In From Winchester to This, he recalls his engagement to the talented and beautiful American singer Carly Simon in 1965, and why it went wrong.
“One night, before she flew back to America, Carly quite embarrassed me. She took a bath and then stretched out on the bed with nothing on. ‘What do you think?’ she said. She looked magnificent, in fact, but I felt most uncomfortable. She’d slipped embarrassingly out of character… This was a woman I loved and respected, a woman I was going to marry… Carly had confused herself with a Helmut Newton woman, a woman whose business it was to do this sort of thing, to pose and mock you at a distance, to wear thigh boots and stand in the corner if you told her to.”
Today Willie is largely forgotten, and that would have delighted him. No one could have worked harder to sabotage his own career and to blacken his own reputation than he did. While most people’s lives follow a pattern of dogged struggle with the occasional breakthrough, his reflects the opposite: an apparently easy advance – into life, into the theatre, into writing – interrupted at regular intervals by catastrophic acts of self-destruction. He lost several fortunes, one of which he was born with, and, whenever life threatened to become easy, he made sure that it didn’t. “I enjoy being down and out,” he once told an interviewer. “Failure is lovely and cosy.”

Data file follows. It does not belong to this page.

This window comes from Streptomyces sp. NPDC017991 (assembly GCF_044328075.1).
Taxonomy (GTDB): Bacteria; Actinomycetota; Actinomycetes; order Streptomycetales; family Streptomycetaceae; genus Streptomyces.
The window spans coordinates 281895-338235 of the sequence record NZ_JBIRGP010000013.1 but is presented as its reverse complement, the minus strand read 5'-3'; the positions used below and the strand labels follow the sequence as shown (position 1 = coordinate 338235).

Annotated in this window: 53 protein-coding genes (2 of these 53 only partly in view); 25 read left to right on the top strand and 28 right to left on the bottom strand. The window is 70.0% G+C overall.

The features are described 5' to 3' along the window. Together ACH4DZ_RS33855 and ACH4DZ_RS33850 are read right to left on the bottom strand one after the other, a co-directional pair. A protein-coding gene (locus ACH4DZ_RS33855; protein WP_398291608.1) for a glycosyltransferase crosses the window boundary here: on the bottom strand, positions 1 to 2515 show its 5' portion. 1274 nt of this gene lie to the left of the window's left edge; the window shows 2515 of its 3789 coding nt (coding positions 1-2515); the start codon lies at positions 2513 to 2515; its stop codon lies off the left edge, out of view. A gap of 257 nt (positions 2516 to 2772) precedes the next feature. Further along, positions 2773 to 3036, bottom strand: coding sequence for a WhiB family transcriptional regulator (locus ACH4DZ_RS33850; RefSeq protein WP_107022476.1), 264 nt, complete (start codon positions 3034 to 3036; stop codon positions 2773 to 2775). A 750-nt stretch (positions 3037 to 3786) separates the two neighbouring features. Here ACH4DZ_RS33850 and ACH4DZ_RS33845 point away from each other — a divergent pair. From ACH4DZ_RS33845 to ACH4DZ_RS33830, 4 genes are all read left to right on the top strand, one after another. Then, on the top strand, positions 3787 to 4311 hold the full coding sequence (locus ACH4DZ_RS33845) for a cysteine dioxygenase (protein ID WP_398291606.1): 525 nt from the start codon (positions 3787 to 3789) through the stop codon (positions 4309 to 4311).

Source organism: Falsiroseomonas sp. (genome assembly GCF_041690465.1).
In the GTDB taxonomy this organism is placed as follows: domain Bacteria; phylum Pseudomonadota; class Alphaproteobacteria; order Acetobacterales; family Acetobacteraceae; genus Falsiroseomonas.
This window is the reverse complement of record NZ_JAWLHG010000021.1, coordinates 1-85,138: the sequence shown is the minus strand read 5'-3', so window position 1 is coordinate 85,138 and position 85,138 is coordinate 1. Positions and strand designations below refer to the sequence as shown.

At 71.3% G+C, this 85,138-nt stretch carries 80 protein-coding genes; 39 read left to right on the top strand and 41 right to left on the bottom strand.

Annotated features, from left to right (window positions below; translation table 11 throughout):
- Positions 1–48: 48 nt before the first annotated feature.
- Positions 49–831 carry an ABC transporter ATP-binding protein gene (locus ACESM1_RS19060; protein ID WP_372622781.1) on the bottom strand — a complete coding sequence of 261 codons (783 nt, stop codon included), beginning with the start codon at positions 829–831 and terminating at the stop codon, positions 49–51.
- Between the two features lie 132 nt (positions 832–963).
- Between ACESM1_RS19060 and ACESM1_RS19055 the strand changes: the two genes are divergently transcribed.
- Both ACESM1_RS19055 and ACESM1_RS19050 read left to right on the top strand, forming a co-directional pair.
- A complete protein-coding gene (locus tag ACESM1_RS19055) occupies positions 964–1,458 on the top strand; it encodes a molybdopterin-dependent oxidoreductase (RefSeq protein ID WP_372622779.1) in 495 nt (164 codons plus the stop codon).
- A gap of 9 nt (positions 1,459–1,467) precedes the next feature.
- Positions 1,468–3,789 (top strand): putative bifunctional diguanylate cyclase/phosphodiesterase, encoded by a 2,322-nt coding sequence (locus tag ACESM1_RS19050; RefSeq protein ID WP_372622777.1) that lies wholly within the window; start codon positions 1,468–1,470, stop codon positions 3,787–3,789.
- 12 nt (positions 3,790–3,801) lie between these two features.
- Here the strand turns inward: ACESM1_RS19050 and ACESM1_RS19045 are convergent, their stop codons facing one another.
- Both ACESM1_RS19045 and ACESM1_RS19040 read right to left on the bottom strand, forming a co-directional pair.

And yet, for all his weaknesses, Willie Donaldson had a great and estimable life. Away from writing, he brought Beyond the Fringe to the West End and, as a producer in the 1960s, helped nurture the talent of Marty Feldman, John Bird, Michael Palin, Terry Jones, Ivor Cutler and others. Towards the end of his life, his column in the Independent was wildly, dangerously original.
The best of his writing reveals, through the jokes, our culture’s scruffy underbelly – the experimentalism of the sixties, the seedy hedonism on the seventies, the greed and snobbery of the eighties, the triumph of tabloid values in the nineties. Reading it now, though, what comes through above all is an impish, teasing love of our vulgar, disgraceful modern world.
For all the confusions and conflicts in his own life, it conveys joy.
Terence Blacker is a songwriter, novelist, children’s author and former columnist for the Independent. His one-man show “The Shock of the Old” will be touring theatres this autumn